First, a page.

Sin and the Imagination

Biblical Counseling, Theology

Sin’s Starting Line

Of course, we are enraptured by fantasy. Beyond appetite—beneath and above iniquitous wanting—are inhibited imaginings. Do we sin because we have salacious indecencies or shortsighted imaginations? Thomas à Kempis helps:

“At first it is a mere thought confronting the mind; then imagination paints it in stronger colours; only after that do we take pleasure in it, and the will makes a false move, and we give our assent.”[1]

Sin’s Sleight of Hand

I push hard against cognitive accounts of emotion and behavior. They are painfully reductionistic—the mind as the source of life-lived? Really? But desire has an object. And that object, before it is desired, is construed (contorted, even) one way or another. We grieve because the world is gray. We delight because of the color. As Kempis notes above, Sin’s trickery is not in the hardness of the desire, but in the hue of the delightful object. And so Bavinck strips sin of its sleight of hand and reveals what heaviness is in its hue:

“The mind entertains the idea of sin, the imagination beautifies and converts it into a fascinating ideal, desire reaches out to it, and the will goes ahead and does it. Thus, in the case of both angels and humans, the imagination was the faculty that made the violation of the commandment appear as the road to equality with God.”[2]

The Gospel’s Slap

Not the slap of abuse or impatience, but of one soldier to another on the battlefield: “Wake up. The enemy is near.” Vanhoozer comes through, as usual:

“Christian doctrine is for grown-ups who have childlike imaginations, trusting stories in general only because one story, the gospel of Jesus Christ, happens to be true (and true because it happened: “He is risen”). Christian doctrine is a dose of reality, a slap in the face that wakes up the bleary-eyed and hungover, all those who cannot open their eyes (or prefer to keep them shut) to the new thing God is doing in Christ through the Spirit.”[3]

I’ll take the slap over docility any day. I’ll take my future self’s retrospective advice over my present self’s delusions. We are imaginers, and we’ve known it all along. But we ignore to indulge. And this is the fount of ours lives-lived, one way or the other.

[1] Thomas á Kempis, The Imitation of Christ, trans. William C. Creasy (Macon, GA: Mercer University Press, 1989), 5.

[2] Herman Bavinck, Sin and Salvation in Christ, Reformed Dogmatics vol. 3 (ed., John Bolt, trans., John Vriend; Grand Rapids, MI: Baker Academic, 2006), 67.

[3] Kevin J. Vanhoozer, Faith Speaking Understanding: Performing the Drama of Doctrine (Louisville, KY: Westminster John Knox, 2014), 230–231.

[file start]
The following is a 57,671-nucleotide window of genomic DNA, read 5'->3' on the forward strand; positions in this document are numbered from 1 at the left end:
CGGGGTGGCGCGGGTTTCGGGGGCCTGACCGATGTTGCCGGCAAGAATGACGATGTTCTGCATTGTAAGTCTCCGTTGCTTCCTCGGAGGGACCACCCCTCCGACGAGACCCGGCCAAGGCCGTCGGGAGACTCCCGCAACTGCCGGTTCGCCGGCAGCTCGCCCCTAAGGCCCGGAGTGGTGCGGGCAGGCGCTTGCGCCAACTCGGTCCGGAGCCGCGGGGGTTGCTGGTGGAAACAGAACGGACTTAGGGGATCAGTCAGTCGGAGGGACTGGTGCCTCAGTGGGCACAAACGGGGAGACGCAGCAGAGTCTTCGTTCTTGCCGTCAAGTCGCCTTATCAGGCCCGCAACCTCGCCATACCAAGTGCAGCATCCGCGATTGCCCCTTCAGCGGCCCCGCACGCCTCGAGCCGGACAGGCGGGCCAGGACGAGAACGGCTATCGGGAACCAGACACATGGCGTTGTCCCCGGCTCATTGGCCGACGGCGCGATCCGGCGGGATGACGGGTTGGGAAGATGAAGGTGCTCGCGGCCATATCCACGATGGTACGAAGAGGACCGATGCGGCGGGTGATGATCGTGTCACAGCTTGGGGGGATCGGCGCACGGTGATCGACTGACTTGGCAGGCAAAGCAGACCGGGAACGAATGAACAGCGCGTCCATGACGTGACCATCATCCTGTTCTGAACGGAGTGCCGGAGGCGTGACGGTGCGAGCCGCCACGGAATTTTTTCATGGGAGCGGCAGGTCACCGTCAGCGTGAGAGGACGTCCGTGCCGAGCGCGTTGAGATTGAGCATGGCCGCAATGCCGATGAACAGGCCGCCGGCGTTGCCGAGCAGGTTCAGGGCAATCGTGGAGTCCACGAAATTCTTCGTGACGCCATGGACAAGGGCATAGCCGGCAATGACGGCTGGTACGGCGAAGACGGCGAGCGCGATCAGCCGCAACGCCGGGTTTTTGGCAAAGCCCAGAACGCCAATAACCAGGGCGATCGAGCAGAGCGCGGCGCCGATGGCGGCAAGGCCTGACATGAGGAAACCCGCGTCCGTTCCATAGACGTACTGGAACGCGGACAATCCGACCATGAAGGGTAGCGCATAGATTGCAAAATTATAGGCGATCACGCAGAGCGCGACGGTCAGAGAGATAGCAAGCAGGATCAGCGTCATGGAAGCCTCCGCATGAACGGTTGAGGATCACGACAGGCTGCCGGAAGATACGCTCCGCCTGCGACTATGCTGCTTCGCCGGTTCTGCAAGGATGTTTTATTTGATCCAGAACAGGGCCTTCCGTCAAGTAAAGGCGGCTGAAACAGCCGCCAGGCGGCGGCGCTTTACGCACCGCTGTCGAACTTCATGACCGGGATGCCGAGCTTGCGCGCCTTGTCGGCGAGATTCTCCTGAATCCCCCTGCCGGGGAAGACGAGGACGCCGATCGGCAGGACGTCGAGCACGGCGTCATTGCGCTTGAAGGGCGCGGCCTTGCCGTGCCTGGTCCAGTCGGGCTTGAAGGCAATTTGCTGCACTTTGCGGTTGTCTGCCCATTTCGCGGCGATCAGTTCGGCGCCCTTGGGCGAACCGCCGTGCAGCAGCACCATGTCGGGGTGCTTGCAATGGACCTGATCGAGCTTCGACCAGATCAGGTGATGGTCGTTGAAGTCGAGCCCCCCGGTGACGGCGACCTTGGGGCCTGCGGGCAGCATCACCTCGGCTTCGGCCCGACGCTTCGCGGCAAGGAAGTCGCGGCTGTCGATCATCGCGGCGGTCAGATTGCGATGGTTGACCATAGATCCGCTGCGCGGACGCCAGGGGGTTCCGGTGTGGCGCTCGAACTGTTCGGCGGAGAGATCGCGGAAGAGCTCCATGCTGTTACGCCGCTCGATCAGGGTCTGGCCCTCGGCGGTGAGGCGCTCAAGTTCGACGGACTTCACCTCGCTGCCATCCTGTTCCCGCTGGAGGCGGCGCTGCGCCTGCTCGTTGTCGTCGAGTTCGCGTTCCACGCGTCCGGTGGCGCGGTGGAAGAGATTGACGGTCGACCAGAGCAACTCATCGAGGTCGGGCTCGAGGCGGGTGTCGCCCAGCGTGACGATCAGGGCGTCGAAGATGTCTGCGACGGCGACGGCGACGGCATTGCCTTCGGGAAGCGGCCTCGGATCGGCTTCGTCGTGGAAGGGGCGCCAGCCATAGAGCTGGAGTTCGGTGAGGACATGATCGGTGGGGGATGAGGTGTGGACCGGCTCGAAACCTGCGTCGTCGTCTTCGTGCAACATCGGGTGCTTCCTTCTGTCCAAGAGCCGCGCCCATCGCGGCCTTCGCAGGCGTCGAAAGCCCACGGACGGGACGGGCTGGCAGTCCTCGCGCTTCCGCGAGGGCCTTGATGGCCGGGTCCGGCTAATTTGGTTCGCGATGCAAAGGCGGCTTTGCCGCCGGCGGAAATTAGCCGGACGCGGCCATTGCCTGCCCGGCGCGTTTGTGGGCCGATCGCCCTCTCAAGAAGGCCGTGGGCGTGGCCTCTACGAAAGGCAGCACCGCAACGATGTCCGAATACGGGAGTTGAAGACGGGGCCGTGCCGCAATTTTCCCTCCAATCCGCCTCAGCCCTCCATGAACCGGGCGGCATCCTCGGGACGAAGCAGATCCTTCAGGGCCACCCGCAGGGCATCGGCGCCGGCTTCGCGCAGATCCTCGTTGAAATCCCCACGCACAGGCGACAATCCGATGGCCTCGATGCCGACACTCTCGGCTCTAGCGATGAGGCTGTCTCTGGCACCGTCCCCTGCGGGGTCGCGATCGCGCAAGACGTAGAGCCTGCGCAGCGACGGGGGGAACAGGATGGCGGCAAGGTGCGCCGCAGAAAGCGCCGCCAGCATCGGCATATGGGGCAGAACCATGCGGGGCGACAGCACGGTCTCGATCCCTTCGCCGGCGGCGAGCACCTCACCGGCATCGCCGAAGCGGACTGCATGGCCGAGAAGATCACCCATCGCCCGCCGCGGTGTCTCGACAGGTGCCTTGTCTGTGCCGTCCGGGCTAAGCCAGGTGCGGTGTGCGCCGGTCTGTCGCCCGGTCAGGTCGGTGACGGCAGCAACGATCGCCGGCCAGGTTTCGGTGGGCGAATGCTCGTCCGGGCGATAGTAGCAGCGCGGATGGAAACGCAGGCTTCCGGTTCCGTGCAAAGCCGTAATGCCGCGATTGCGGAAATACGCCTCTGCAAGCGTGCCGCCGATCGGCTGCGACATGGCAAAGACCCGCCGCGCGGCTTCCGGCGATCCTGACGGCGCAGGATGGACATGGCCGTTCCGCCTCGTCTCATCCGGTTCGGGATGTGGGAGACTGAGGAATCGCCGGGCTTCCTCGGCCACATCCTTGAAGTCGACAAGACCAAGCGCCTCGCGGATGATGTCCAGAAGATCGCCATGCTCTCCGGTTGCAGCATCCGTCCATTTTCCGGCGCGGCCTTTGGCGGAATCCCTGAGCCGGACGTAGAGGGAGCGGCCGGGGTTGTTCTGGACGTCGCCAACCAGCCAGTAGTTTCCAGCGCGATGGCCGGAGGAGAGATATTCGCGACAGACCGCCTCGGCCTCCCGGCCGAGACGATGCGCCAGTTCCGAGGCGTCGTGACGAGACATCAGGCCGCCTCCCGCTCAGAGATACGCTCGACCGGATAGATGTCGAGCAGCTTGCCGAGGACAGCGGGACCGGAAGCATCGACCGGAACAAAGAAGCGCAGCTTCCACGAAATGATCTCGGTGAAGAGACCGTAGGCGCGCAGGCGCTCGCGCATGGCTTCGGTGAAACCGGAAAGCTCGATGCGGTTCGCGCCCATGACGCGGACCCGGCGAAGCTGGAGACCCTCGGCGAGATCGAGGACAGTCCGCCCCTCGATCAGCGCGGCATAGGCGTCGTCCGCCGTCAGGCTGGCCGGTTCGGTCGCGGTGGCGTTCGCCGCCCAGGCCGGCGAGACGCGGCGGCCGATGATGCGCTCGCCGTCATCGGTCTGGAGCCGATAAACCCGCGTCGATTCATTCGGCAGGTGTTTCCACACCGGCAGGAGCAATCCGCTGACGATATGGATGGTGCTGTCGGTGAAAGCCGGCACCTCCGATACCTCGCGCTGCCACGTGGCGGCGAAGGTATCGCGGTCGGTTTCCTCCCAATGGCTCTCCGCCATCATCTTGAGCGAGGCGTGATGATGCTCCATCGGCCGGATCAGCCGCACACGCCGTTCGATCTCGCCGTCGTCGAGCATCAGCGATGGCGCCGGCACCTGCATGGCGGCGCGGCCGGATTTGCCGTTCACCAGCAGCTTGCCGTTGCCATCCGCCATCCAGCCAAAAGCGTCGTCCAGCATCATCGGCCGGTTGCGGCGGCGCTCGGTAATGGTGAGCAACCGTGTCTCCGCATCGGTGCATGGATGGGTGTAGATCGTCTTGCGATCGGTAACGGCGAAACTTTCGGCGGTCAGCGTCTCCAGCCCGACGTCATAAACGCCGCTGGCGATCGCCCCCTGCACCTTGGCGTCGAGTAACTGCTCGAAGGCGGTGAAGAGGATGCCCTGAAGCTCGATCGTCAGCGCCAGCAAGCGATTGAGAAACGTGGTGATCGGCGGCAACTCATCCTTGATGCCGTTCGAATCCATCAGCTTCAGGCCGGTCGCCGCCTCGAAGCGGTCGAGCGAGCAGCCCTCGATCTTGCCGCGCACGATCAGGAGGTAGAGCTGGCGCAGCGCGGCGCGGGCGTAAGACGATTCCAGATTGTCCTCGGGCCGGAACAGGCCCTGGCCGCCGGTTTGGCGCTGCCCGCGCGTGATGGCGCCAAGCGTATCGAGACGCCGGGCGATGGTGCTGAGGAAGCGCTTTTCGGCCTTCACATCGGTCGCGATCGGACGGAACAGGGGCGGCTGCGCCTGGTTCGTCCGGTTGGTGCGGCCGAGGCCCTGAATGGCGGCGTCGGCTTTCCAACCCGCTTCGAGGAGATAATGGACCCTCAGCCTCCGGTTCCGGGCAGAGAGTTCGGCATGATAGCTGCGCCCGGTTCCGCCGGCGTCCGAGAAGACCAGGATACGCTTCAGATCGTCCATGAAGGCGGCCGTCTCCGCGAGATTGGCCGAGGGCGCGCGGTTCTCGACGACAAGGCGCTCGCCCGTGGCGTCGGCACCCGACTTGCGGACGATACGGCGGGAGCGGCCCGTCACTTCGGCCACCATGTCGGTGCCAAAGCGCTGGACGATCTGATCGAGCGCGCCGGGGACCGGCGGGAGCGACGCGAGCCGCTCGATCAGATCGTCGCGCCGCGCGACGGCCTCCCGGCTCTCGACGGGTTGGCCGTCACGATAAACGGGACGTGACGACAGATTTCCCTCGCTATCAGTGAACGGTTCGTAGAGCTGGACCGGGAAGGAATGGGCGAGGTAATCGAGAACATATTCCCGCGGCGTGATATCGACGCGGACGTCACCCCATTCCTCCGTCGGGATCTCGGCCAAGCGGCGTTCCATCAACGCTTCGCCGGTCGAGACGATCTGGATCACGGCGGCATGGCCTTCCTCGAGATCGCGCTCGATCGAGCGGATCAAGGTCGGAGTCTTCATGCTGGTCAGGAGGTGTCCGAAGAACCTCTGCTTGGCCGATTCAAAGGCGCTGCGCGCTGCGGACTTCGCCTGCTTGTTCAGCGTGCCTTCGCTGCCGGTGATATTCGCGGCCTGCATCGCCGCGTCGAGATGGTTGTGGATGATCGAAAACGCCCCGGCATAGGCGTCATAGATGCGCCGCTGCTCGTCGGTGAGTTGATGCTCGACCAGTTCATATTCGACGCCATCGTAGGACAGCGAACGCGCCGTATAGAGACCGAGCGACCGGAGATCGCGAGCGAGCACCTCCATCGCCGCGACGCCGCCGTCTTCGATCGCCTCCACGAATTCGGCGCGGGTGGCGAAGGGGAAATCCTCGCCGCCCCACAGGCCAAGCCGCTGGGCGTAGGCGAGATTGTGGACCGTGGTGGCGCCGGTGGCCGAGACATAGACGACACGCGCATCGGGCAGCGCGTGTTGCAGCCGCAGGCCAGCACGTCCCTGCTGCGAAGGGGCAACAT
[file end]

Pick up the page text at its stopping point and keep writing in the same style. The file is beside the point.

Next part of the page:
Vanhoozer_Imagination

The Difficulty of Good Christian Writing

Biblical Counseling

Matthew Hosier recently published a collection of keen observations about the phenomenon of contemporary Christian writing on his website Think Theology. In summary, his criticisms are:

  1. Too many Christian books are too long.
  2. Too many Christian books are too dull.
  3. Too many Christian books are written up sermons.
  4. Too many Christian books have too many quotes.
  5. Too many Christian books are more concerned with warning about something bad than encouraging the enjoyment of something good.

The task of the Christian book is difficult—it is not merely topical, and it is not straightforwardly theology or biblical studies per se: it is integration; double exegesis of Scripture and life. If I could add a point to Hosier’s list, it would be this:

  1. Too many Christian books make promises the gospel doesn’t make.

We operate with over-realized eschatologies. We insist on tying things up neatly with strings that shouldn’t be tied in such a fashion, or with such surety. Kevin Vanhoozer helps us to begin understanding this point:

“The truth of Christ is both gift and task. On the one hand, we have the Word written; on the other hand, we must interpret it. While its meaning has been fixed by the past, our grasp of that meaning is partial, and its significance is incomplete. There is an eschatological tension that must not be ignored, a tension that prohibits us from thinking that the truth—the single correct interpretation—is our present possession. It is a mistake, in other words, to confuse the content of tradition with any one moment of tradition. Truth, it has been said, is the daughter of time. It can neither be rushed nor coerced: ‘Nearly all the most discreditable actions of church institutions . . . flow from an improper anticipation of eschatology.’ Yes, it is difficult to wait, but it is worse to bring the quest for truth, for final interpretive solution, to a premature conclusion.”[1]

David Powlison brings into focus Vanhoozer’s point at the level of real life, insisting that interpreter of Scripture not only “exegetes” the text, but also the person. “Wise counseling ministry anchors in both horizons and in a double-exegesis.”[2]

Powlison warns us: “‘Trust that God is sovereign’ serves as omnirelevant counsel. . . . But Scripture itself is full of micronarratives of people’s lives and diverse microrevelations of God speaking and acting into particular situations.”[3] We should avoid this practical-theological “habit”: “Habits of treating ‘Truth’ in an over-verticalized and a-relational way sever crucial linkages even in how far-horizon redemptive ministry is perceived. ‘Speaking truth in love’ (Eph. 4:15) is more comprehensive, more personally/situationally relevant, and more relational than the phrase is usually understood.”[4]